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Studio: international art — 21.1901

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Studio- Talk

can fail to discover, in the manners and customs of The collection was international in its appeal,

their compatriots, in their national character and and a general improvement was noticeable in all

mode of life, the wherewithal to create a decorative that appertains to tone arrangement, to the choice

style. In the light of what has been done in this of a good point of view, and to the value of

direction by England, Germany, Belgium, and simplicity in the backgrounds of portraits. On the

France, the efforts being put forth by Austria are other hand, there were traces of that familiar

invested with no little novelty and importance. The over-refinement, which so often reveals itself when

future will decide—and after what we have seen the a period of advance in any form of art-work has

answer is easily divined—whether this movement is reached its culminating point. Photographers

merely momentary and artificial, or whether it is ought never to forget that delicacy without strength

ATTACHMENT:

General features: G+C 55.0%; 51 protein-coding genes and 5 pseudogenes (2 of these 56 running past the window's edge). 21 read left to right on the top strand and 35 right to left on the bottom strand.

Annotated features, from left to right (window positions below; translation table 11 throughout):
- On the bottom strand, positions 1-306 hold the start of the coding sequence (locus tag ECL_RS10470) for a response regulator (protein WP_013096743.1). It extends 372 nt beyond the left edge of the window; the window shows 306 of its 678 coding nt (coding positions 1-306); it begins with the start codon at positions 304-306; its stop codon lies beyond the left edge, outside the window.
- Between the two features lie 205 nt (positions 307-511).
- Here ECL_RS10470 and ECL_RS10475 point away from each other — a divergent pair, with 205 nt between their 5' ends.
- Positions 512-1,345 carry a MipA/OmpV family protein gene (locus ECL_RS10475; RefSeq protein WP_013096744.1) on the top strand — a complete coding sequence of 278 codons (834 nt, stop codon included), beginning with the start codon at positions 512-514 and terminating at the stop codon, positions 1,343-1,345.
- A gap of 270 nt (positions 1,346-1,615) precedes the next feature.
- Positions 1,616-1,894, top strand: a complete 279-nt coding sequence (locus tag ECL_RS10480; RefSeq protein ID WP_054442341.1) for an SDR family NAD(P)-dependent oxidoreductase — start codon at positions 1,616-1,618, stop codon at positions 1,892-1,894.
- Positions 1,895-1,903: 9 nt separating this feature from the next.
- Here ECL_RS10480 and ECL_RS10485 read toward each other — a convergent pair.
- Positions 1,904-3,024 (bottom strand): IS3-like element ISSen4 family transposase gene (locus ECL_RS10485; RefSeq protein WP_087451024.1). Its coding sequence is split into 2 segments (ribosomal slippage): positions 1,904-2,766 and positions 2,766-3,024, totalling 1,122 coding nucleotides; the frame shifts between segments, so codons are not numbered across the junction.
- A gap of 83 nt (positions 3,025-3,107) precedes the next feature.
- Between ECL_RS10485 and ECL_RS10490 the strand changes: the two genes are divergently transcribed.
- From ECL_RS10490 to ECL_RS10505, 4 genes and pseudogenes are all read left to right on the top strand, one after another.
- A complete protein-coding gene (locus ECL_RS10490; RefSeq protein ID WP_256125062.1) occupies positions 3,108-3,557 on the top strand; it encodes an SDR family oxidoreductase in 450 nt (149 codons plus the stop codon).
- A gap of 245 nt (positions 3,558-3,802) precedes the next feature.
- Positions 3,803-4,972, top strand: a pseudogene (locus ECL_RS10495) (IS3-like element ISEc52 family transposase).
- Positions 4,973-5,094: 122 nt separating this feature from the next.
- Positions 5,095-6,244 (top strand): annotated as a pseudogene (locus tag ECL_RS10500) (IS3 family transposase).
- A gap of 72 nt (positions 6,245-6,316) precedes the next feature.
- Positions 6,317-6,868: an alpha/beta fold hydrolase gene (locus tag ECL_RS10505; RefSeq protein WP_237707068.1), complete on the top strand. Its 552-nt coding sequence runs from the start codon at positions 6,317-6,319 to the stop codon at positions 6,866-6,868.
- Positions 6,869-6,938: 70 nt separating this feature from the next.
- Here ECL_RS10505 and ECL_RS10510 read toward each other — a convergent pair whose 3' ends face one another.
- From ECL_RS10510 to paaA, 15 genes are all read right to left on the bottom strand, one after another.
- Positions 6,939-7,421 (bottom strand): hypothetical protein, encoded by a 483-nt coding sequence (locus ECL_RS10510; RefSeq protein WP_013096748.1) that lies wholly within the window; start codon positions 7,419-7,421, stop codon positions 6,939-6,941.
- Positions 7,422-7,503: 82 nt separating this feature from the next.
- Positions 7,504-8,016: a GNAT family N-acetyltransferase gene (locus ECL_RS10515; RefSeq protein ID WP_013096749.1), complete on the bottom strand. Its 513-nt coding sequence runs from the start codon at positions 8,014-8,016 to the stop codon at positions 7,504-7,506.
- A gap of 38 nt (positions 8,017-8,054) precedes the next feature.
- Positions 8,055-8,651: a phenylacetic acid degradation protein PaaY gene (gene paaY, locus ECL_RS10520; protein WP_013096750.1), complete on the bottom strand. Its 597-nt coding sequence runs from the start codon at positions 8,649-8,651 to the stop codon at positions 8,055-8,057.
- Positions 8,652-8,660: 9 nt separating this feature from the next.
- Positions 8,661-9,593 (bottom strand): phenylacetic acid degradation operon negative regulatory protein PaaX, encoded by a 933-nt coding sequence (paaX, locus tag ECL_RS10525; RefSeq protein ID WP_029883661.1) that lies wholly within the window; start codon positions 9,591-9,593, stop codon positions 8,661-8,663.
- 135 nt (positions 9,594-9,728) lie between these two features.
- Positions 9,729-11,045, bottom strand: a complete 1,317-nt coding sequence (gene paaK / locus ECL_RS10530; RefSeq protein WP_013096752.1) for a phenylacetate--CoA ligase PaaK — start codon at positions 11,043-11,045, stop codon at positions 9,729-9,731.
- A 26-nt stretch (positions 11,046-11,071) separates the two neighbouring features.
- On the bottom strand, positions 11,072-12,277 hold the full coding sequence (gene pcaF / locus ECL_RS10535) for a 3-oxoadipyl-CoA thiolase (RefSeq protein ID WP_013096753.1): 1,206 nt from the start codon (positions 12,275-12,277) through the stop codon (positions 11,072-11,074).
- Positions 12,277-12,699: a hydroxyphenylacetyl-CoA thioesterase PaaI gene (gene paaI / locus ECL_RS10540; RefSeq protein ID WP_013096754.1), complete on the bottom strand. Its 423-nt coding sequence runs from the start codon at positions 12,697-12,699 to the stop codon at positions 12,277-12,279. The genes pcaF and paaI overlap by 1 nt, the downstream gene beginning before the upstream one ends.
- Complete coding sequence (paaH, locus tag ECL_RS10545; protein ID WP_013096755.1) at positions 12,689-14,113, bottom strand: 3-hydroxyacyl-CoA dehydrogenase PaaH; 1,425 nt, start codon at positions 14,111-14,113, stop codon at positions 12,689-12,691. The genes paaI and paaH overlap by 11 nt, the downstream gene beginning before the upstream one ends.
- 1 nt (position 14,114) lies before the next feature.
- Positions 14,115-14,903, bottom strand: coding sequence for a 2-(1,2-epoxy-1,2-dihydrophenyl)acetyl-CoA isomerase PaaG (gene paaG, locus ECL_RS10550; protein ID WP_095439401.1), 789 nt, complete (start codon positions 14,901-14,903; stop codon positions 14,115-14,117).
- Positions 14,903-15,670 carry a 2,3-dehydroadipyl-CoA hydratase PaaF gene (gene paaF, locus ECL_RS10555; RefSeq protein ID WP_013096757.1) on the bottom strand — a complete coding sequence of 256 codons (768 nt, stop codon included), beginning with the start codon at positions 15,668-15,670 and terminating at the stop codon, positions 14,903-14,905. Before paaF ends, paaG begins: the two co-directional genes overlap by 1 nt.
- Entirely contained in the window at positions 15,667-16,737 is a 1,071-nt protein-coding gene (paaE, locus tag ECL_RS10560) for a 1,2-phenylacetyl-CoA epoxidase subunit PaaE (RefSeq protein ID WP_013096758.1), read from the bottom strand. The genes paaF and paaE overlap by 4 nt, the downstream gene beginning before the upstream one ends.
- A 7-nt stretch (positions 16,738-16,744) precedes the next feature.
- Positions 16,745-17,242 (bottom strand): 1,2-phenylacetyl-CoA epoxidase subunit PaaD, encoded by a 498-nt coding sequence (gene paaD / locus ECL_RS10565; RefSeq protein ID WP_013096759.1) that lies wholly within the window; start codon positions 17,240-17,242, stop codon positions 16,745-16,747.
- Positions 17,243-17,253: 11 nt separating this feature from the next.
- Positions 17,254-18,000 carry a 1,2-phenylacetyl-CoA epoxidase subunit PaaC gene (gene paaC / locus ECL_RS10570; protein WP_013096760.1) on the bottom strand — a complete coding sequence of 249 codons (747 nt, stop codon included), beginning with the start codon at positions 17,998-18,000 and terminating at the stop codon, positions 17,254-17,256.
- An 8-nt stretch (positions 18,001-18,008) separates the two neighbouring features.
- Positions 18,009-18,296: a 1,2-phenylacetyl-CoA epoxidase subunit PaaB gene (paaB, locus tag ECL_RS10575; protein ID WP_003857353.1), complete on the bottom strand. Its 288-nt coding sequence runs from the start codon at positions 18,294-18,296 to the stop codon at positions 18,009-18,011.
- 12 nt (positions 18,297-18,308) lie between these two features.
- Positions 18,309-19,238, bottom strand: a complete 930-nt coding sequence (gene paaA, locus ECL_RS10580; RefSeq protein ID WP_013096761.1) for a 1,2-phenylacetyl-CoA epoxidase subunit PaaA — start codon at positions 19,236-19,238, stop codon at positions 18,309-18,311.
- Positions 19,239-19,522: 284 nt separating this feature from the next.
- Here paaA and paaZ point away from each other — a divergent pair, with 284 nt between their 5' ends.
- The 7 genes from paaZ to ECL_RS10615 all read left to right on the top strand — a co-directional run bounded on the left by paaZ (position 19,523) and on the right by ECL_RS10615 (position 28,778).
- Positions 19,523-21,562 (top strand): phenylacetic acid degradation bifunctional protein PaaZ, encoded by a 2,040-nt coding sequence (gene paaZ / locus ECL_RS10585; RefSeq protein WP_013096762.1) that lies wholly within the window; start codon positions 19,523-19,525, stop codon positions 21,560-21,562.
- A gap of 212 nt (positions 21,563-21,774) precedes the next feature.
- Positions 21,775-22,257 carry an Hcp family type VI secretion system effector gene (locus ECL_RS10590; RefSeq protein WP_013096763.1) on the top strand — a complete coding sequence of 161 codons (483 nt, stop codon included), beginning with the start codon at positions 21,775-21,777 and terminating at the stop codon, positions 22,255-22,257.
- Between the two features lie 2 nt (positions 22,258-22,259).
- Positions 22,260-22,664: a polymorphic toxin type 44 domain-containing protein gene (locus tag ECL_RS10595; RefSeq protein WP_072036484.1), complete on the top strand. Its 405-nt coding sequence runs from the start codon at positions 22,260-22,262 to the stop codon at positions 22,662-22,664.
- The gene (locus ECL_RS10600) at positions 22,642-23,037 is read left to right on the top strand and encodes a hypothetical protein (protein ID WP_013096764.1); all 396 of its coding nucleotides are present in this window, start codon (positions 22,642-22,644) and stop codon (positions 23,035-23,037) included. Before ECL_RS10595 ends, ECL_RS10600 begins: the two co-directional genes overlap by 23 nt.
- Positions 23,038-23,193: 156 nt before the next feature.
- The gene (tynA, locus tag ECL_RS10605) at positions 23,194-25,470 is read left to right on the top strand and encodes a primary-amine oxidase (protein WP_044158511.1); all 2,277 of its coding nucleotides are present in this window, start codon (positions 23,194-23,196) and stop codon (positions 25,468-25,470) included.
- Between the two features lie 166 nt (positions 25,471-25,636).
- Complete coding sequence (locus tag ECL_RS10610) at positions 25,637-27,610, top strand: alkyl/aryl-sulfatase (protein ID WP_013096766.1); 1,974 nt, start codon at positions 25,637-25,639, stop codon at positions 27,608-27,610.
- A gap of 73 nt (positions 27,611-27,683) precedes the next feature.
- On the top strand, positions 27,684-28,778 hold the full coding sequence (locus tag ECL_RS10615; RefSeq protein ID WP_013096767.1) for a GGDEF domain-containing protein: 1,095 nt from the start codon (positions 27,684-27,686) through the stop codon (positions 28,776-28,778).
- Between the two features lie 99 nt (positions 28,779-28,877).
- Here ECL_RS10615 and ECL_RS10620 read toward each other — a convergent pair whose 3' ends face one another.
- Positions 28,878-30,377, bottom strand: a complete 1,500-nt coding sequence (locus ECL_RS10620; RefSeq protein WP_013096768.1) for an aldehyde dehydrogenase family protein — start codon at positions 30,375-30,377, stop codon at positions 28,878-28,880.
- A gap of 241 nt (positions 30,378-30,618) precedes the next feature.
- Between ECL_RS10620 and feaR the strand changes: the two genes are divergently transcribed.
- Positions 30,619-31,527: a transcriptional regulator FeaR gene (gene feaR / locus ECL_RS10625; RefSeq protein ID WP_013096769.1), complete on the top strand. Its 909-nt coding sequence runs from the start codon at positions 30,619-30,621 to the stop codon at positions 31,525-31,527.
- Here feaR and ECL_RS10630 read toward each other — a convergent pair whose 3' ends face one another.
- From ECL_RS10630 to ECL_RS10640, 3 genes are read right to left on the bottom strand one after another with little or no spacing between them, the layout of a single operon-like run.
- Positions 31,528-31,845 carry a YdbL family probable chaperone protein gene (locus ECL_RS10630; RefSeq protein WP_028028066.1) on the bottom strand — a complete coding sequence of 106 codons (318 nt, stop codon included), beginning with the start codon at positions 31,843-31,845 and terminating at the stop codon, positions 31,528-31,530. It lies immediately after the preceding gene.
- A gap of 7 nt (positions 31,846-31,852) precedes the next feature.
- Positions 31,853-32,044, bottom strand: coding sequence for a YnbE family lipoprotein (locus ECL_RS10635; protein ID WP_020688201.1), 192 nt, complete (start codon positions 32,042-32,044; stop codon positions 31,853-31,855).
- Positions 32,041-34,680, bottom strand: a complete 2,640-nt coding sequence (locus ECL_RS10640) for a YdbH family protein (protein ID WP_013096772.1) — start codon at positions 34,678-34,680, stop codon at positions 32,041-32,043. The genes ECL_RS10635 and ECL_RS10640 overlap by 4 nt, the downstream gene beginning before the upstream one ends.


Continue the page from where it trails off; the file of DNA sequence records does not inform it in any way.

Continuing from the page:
based on a real social demand. is insipidity.

Gabriel Mourey.

The landscape section, considered as a whole,
was more promising than the figure section, and
especial praise may be given to the capital
(From our own Correspondents.) studies of pine trees by Mr. George Davison, to

STUDIO-TALK.

LONDON. —The
eighth exhibi-
tion of the
Photographic
Salon attracted many per-
sons to the Dudley Gallery,
and there can be no doubt
that it was considerably
more interesting than any
of its predecessors. Here
and there, it is true, an
exhibitor had taken in-
finite pains to show that
he wished his photo-
graphs to pass muster as
reproductions of feeble
drawings; but, on the
whole, this sort of folly
was not only less ex-
travagant than it has
been on previous occa-
sions, it was also less
frequent. Indeed, there
was just enough of it to
serve as a useful foil to
the diverse aims of those
who were content to be
thoughtful experimenters
in true photography. It
may be interesting to try
to make a photograph
look like an etching, or
a charcoal sketch, or a
wash drawing,, but the
result is inevitably a
sham, and therefore
without value.

'THE CROWN OF LOVE" BY WILLIAM R. COLTON

JI33
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